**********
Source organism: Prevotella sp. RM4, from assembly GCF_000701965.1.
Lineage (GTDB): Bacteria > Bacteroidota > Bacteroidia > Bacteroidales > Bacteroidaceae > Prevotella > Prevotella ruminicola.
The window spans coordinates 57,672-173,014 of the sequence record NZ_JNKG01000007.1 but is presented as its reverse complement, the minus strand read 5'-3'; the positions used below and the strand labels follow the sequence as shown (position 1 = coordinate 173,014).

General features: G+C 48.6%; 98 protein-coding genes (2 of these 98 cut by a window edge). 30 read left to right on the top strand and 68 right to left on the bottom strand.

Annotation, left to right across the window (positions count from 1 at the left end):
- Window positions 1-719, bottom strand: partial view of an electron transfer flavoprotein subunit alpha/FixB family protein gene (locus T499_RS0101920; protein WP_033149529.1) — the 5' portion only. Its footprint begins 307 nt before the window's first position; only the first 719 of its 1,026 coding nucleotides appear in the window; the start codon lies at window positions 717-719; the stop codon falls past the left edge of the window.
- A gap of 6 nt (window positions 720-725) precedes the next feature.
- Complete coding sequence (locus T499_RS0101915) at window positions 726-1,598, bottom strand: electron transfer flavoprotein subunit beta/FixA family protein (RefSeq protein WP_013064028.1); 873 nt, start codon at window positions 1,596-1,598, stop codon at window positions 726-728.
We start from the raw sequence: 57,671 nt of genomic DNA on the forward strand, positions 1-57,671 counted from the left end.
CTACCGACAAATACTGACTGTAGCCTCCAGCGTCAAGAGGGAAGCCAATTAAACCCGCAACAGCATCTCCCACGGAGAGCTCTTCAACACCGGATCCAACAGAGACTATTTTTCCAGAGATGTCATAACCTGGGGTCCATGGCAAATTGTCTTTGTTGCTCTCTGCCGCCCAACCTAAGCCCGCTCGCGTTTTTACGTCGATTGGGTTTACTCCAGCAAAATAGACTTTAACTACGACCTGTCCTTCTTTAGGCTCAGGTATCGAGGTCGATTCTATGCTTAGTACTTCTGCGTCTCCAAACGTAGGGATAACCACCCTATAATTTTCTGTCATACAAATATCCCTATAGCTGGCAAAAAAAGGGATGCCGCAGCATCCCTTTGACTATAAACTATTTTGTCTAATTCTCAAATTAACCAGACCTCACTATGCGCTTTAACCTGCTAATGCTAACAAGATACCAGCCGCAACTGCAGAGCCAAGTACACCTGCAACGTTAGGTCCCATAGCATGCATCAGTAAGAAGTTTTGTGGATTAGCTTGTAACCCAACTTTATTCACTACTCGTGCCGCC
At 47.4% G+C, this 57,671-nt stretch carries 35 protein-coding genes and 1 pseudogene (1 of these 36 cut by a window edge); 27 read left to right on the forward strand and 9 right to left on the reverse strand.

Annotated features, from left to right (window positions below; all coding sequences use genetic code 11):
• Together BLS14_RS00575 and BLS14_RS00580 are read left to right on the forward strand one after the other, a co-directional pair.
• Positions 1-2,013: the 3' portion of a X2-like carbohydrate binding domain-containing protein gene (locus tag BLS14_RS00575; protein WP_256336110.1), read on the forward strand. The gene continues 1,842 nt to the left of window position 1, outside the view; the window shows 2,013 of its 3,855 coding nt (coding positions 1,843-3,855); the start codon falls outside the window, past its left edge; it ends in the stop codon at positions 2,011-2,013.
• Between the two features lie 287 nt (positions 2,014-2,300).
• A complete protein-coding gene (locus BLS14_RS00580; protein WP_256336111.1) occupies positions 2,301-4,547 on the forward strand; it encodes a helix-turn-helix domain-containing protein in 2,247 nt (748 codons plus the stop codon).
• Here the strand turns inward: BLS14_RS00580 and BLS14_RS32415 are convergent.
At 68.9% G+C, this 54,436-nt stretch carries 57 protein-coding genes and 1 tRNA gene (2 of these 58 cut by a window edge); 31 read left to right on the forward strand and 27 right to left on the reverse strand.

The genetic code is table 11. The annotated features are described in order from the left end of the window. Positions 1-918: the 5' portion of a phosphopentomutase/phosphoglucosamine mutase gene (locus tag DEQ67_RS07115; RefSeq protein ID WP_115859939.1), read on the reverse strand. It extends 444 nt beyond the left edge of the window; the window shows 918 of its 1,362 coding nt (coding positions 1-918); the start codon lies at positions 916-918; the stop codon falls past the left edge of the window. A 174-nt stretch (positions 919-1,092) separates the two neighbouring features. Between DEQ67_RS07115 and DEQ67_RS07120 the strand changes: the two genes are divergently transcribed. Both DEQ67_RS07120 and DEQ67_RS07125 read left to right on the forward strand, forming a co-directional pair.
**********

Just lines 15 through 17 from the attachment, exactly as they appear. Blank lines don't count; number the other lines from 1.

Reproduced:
• Between the two features lie 287 nt (positions 2,014-2,300).
• A complete protein-coding gene (locus BLS14_RS00580; protein WP_256336111.1) occupies positions 2,301-4,547 on the forward strand; it encodes a helix-turn-helix domain-containing protein in 2,247 nt (748 codons plus the stop codon).
• Here the strand turns inward: BLS14_RS00580 and BLS14_RS32415 are convergent.